Proposed Changes to NYS’s Brownfield Cleanup Program Contained in the Governor’s Executive Budget

Hodgson Russ LLP

New York State’s Brownfield Cleanup Program (“BCP”) has proven to be one of the state’s most successful programs for spurring private-sector remediation and development of contaminated properties. As a quick overview, the state provides refundable tax credits that partially offset the costs of remediating and then developing brownfields in the state. By any economic measure, the program has delivered an excellent rate of return on the state’s tax-credit investment. Since the program’s inception in 2003, the numbers are compelling:

Costs Spent Remediating Brownfields

(Site-Preparation and Onsite Groundwater Components)

$2,366,629,466

Remediation Tax Credits:

$722,351,753 (30.5%)

 

Costs Spent Developing Brownfields

(Tangible Property Component)

$15,249,091,485

Development Tax Credits:

$2,048,767,391 (13.4%)

 

Total Costs Remediating and Developing Brownfields

$17,615,720,951

Total Tax Credits:

$2,771,119,165 (15.73%)

Numbers provided by NYS Department of Environmental Conservation (“DEC”).

Let those numbers sink in for a moment. For a $2.7 billion dollar tax-credit investment, the state has received over $17.6 billion in private-sector remediation and construction that has turned fallow, dilapidated, and often dangerous, eyesores into productive, valuable properties. And this does not take into account the tax revenue (both direct and indirect) that these properties generate going forward. While some of this development may have occurred without the BCP incentives, it has been my experience that the tax credits are frequently the difference between a project being economically viable, or not.

Unfortunately the BCP is scheduled to sunset at the end of this year. The uncertainty of the future of the program has had a significant chilling effect because these remediation and construction projects unfold over multiple years. That’s why it was good to see that the Governor’s Executive Budget contained provisions extending and expanding the scope of the program. Here’s a high-level recap of some of the more notable changes:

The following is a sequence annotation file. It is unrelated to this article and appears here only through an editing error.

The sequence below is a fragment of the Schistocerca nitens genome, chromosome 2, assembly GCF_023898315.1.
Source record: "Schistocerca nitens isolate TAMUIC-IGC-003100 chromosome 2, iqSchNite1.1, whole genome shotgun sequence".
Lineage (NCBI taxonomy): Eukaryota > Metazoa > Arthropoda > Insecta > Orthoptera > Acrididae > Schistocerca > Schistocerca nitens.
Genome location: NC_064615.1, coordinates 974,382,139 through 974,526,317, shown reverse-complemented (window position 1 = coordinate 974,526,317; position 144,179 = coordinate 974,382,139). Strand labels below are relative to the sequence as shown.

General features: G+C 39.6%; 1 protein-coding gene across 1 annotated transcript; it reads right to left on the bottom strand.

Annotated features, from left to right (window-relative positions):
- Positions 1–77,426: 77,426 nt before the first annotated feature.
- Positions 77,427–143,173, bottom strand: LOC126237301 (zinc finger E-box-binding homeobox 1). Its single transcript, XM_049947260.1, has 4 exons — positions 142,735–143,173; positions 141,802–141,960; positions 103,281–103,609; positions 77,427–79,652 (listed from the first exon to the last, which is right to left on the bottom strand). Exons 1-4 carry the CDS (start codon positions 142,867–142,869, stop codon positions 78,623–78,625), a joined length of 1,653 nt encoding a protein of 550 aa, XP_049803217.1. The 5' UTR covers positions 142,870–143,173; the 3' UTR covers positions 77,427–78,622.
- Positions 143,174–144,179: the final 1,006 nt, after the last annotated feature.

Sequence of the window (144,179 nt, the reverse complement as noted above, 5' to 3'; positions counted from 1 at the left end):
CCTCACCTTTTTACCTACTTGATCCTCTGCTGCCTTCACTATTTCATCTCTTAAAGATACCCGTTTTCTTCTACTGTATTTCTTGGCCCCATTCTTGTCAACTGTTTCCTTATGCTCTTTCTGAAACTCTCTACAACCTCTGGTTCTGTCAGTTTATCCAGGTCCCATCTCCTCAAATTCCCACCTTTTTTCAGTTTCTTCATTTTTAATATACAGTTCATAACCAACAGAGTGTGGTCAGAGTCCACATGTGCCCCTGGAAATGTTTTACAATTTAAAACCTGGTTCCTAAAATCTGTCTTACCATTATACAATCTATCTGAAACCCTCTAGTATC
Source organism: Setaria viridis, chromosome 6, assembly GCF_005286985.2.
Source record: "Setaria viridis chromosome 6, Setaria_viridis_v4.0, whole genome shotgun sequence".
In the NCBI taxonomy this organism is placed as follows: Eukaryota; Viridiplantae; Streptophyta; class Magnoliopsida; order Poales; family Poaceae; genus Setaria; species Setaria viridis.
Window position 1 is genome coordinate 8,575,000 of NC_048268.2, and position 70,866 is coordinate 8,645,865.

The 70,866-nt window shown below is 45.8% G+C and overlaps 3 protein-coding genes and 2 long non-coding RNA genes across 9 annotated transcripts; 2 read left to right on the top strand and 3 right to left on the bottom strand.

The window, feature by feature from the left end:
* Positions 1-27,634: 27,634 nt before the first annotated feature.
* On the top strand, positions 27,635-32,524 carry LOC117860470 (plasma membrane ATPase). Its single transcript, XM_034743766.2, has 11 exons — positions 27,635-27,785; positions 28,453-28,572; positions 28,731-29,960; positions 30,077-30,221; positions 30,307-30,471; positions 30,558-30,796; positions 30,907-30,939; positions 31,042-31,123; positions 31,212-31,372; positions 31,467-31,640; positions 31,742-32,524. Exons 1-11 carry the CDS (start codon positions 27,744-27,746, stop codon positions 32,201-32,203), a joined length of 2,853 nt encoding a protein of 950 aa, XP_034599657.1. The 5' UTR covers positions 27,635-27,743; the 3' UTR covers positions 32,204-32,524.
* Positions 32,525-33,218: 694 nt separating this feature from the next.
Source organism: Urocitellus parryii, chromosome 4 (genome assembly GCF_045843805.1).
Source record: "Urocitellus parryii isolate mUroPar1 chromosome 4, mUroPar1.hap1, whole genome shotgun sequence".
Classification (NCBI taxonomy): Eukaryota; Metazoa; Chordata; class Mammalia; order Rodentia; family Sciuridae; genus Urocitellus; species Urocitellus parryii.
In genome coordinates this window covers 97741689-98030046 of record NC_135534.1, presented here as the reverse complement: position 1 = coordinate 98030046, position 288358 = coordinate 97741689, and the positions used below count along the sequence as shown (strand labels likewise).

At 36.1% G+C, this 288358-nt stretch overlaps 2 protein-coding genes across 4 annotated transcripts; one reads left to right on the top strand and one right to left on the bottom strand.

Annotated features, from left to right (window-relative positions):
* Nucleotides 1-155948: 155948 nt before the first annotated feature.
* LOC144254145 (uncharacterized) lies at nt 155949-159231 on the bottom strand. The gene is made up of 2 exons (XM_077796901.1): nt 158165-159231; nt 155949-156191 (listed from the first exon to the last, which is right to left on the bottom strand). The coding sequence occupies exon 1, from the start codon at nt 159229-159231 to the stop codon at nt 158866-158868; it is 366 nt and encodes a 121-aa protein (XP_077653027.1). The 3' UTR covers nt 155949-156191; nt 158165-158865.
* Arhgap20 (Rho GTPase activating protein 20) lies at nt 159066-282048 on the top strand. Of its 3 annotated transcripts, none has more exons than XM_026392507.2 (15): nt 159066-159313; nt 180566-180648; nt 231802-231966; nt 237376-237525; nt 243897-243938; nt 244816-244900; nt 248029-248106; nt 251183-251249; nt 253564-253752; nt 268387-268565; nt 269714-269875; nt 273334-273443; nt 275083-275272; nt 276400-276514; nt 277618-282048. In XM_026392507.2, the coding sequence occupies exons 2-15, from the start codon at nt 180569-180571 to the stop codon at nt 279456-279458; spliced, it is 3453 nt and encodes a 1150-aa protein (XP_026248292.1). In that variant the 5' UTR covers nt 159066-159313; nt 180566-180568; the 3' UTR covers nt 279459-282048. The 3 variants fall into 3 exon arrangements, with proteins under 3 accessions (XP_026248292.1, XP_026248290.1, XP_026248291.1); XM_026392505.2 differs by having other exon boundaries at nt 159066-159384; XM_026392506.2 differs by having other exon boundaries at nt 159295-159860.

1. The proposal extends the program by ten years, from December 31, 2022 to December 31, 2032 and requires the remediation to be complete (i.e., receipt of a Certificate of Completion to be issued by DEC) by December 31, 2036.
  2. Development credits are not available for new projects located in New York City unless certain additional requirements are satisfied. The proposal adds two new options that would allow NYC projects to qualify for these development credits: (i) developments that qualify as conforming brownfield opportunity area sites, and (ii) the project is being developed as a renewable energy facility site. Renewable energy facilities include real property that is primarily used for any renewable energy system under NY Public Service Law § 66-p and certain storage systems.
  3. The proposal would impose a nonrefundable $50,000 program fee accompanying an executed Brownfield Cleanup Agreement once the project has been admitted into the program. The fee can be waived by DEC upon a showing of financial hardship. This fee cannot be used as part of the costs when calculating the applicable tax credits.
  4. Certain remediation credits based on costs paid after the issuance of a Certificate of Completion could previously be claimed for up to 5 years after the issuance. This proposal extends that period for certain projects to 7 years.
  5. Projects admitted to the BCP receive as a base calculation 10% of their development costs (i.e., “qualified tangible property” costs) back as a refundable credit. This 10% base can increase in increments of 5% (not to exceed 24%) if certain requirements are satisfied. The governor’s proposal increases the number of options for achieving a 5% increase by including: (i) sites located in a “disadvantaged community”, and (ii) sites developed as “renewable energy facility sites”.

We’ll see whether these provisions make it through the legislative process and into law. Some of  these provisions were received with less enthusiasm ($50,000 fee), but overall, the extension of the BCP for 10 years and the expansion of the program to target disadvantaged communities and foster renewable energy projects are welcomed developments.

DISCLAIMER: Because of the generality of this update, the information provided herein may not be applicable in all situations and should not be acted upon without specific legal advice based on particular situations.

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